BREXIT WARN­ING

Border con­fu­sion would cre­ate op­por­tu­ni­ties for crime, says top garda

The Argus - - FRONT PAGE - By MAR­GARET RODDY

ONE of the coun­try’s most se­nior gar­daí has is­sued a stern warn­ing as to the dif­fi­cul­ties which a hard border would pose for gar­daí in the wake of Brexit.

Chief Supt Christy Man­gan told the an­nual gen­eral meet­ing of the Dun­dalk Joint Polic­ing Com­mit­tee that while he had a plan for polic­ing fol­low­ing Brexit, it would take a lot of re­sources – re­sources which he didn’t have. ‘From a polic­ing per­spec­tive it will be very dif­fi­cult,’ he said.

He re­vealed that he was work­ing on a plan as he didn’t want to be left be­hind when Bri­tain leaves the EU on March 29, 2019.

Point­ing to the dif­fi­cul­ties fac­ing the force, he said that con­di­tions of garda sta­tions along the border were ‘dis­grace­ful’.

He said that Dro­mad Garda Sta­tion was in such a ‘de­plorable’ con­di­tion that he feared it would fall apart if he were to bring in ex­tra gar­dai to op­er­ate out of it, but he had no money to have im­prove­ment works car­ried out.

The sit­u­a­tion posed by a hard Brexit was ‘not pretty’, he warned, and he feared that politi­cians in North­ern Ire­land, the UK and Ire­land didn’t know what was com­ing down the tracks.

He said that ‘any con­fu­sion re­gard­ing bor­ders creates op­por­tu­ni­ties for crime’ and he pointed to the on­go­ing dif­fi­cul­ties with diesel laun­der­ing as well as the po­ten­tial for hu­man traf­fick­ing.

‘We need more clar­ity from our lead­ers,’ the su­per­in­ten­dent said.

While he had a plan for what was needed to po­lice the border af­ter Brexit, he said he has to de­pend on other peo­ple pro­vid­ing the nec­es­sary re­sources. If there were soft border, on the other hand, he didn’t think it would be too tax­ing.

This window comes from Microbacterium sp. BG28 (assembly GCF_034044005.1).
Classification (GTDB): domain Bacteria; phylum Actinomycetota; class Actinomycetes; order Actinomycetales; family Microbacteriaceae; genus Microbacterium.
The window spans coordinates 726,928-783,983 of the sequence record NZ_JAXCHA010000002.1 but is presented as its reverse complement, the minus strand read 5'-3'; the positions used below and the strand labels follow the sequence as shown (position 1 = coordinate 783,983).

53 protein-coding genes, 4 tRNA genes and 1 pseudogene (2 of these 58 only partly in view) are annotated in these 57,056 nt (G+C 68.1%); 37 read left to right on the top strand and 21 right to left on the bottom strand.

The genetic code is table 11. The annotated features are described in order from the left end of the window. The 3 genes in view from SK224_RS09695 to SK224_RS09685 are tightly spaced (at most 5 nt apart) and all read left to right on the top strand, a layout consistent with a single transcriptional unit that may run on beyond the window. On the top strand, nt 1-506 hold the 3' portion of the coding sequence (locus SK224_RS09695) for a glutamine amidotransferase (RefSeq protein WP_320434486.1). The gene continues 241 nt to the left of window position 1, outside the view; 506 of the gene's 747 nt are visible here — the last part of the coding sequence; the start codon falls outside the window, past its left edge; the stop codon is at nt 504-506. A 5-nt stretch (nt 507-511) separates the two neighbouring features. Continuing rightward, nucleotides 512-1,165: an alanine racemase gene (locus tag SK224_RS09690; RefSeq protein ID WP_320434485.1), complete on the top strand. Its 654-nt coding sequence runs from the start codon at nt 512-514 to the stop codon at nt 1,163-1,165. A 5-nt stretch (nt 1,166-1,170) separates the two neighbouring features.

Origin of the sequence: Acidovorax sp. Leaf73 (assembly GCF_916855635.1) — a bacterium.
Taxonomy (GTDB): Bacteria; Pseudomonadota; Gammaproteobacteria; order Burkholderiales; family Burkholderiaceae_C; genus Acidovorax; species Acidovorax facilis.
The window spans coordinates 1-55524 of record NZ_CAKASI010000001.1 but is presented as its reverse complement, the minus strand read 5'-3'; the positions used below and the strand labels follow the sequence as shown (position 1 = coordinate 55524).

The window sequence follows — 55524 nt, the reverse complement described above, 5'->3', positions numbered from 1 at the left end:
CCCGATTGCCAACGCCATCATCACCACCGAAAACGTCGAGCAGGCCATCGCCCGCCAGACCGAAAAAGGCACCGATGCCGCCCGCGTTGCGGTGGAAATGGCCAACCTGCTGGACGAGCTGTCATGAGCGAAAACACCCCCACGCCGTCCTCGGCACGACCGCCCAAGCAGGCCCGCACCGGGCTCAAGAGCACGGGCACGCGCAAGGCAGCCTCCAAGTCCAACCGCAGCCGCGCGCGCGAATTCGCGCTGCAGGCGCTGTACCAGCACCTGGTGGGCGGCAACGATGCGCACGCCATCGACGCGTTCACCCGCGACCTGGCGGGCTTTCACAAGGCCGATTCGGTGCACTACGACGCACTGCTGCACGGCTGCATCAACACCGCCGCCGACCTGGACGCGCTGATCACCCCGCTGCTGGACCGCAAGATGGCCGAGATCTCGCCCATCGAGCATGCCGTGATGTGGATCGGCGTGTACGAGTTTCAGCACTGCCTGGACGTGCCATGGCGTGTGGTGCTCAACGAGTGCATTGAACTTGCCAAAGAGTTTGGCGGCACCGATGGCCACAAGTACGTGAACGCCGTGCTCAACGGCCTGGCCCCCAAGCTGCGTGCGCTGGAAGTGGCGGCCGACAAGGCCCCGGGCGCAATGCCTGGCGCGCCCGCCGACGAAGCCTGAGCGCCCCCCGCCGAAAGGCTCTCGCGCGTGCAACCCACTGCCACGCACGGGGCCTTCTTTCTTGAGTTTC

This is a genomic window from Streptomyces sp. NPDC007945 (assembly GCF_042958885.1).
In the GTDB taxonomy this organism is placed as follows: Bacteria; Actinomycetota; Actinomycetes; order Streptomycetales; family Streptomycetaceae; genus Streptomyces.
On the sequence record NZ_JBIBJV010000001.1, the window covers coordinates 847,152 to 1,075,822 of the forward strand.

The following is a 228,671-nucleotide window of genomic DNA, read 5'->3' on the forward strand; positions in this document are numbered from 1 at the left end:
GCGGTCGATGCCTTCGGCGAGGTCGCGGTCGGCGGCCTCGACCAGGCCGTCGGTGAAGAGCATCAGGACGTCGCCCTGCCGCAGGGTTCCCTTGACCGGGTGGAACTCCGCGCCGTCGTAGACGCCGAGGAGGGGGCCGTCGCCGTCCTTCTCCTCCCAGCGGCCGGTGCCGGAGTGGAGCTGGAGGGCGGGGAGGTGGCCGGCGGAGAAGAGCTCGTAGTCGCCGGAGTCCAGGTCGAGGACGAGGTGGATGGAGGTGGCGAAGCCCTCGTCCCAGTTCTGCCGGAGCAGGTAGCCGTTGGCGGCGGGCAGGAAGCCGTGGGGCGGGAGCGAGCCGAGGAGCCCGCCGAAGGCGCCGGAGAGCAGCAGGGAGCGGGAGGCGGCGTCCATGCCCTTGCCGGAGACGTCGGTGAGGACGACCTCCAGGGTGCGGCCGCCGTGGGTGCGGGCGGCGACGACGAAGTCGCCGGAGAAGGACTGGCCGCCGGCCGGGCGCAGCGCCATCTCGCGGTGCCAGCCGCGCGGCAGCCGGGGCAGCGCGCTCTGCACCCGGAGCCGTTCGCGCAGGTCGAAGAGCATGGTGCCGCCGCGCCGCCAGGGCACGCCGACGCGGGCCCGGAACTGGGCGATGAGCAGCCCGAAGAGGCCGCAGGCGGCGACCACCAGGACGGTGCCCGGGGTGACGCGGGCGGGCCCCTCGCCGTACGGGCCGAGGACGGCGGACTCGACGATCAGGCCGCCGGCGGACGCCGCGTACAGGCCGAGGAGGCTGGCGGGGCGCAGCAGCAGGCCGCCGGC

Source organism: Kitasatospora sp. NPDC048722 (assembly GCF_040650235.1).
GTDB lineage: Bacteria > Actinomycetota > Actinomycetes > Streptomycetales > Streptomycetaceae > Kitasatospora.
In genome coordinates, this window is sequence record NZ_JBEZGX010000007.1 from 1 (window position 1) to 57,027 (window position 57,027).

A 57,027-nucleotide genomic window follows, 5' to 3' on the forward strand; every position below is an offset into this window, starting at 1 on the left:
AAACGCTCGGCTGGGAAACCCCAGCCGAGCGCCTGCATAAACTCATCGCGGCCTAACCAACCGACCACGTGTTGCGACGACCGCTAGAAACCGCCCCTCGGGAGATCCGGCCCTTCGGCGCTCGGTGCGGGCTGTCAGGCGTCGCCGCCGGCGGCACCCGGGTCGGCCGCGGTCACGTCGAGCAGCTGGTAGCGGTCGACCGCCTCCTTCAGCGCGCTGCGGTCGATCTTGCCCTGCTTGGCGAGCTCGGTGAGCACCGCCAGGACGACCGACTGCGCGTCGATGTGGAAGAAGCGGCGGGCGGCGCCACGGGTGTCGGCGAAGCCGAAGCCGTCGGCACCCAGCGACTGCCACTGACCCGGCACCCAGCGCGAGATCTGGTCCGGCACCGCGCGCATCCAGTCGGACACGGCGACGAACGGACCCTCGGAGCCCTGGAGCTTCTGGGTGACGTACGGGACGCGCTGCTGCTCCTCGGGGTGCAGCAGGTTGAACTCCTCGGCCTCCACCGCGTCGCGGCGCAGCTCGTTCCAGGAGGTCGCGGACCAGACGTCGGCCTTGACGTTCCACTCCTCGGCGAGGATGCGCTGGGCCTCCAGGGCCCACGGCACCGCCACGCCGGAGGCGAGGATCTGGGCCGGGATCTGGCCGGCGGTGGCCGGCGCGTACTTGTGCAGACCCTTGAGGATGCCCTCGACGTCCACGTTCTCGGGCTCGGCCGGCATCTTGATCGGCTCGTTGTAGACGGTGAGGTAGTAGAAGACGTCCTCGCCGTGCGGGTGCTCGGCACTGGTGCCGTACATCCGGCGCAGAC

THE loom­ing prospect of Brexit presents a sce­nario which ‘is not pretty’, Chief Supt Christy Man­gan stated at the Joint Polic­ing Com­mit­tee meet­ing in Car­ling­ford last week.

He feared that the politi­cians in North­ern Ire­land, the UK and Ire­land don’t know what is com­ing down the tracks and from a polic­ing per­spec­tive, he wanted that they will be fac­ing ‘a very dif­fi­cult sit­u­a­tion’.

‘I do not want a hard border. No one wants that with all the dif­fi­cul­ties and old mem­o­ries it would bring,’ he stated.

Any con­fu­sion on the border will cre­ate op­por­tu­ni­ties for crime, he said, point­ing to the on-go­ing prob­lem with diesel laun­der­ing, the re­cently dis­cov­ery of one of the big­gest il­le­gal cig­a­rette fac­to­ries in Europe, as well as the po­ten­tial for hu­man traf­fick­ing.

‘We need clar­ity from our lead­ers,’ he said. He re­vealed that he did have a plan for what sort of polic­ing will be needed af­ter Brexit, but it would take a lot of re­sources.

Point­ing to the con­di­tion of the Garda Sta­tions along the border, he branded the con­di­tion of Dro­mad sta­tion as ‘dis­grace­ful’.

‘It’s in very, very poor con­di­tion and if I have to bring in 20 guards to op­er­ate in this build­ing, and I’m be­ing very kind in call­ing it a build­ing, it would fall apart.’

He warned that the re­sources needed to po­lice the border would have a knock on ef­fect on other ar­eas.

How­ever, if there’s a soft border, he didn’t think it would re­sult in a sit­u­a­tion that would be too tax­ing.

He was re­spond­ing to a ques­tion from Vi­vian Mee of Ravens­dale Com­mu­nity Alert who had voiced con­cerns about the con­se­quences of Brexit for those liv­ing close to the border.

Cllr Anne Camp­bell asked him if he was work­ing with the De­fence Forces in com­ing up with his plans as she knew that they were de­ployed along the border for a num­ber of years to com­ple­ment the gar­dai.

She also queried if he had a plan for a hard border and a plan for a soft border, and asked if in­fra­struc­ture along the border was part of what he was con­sid­er­ing.

Chief Supt Man­gan again re­ferred to the con­di­tion of Dro­mad Garda Sta­tion and stressed that he had no money to carry out im­prove­ments. He said some of the sta­tions along the border were in ‘de­plorable con­di­tions’ and would re­quire a lot of money and im­prove­ments or else they should be closed, but he didn’t want to close them as they are wanted by the lo­cal com­mu­ni­ties.

He told Cllr Camp­bell that the gar­dai were work­ing with the De­fence Forces, with whom they had a very good re­la­tion­ship.

Cllr. John McGa­hon speak­ing at the Dun­dalk Lo­cal Polic­ing Fo­rum pub­lic meet­ing in The Four Sea­sons Ho­tel, Car­ling­ford.

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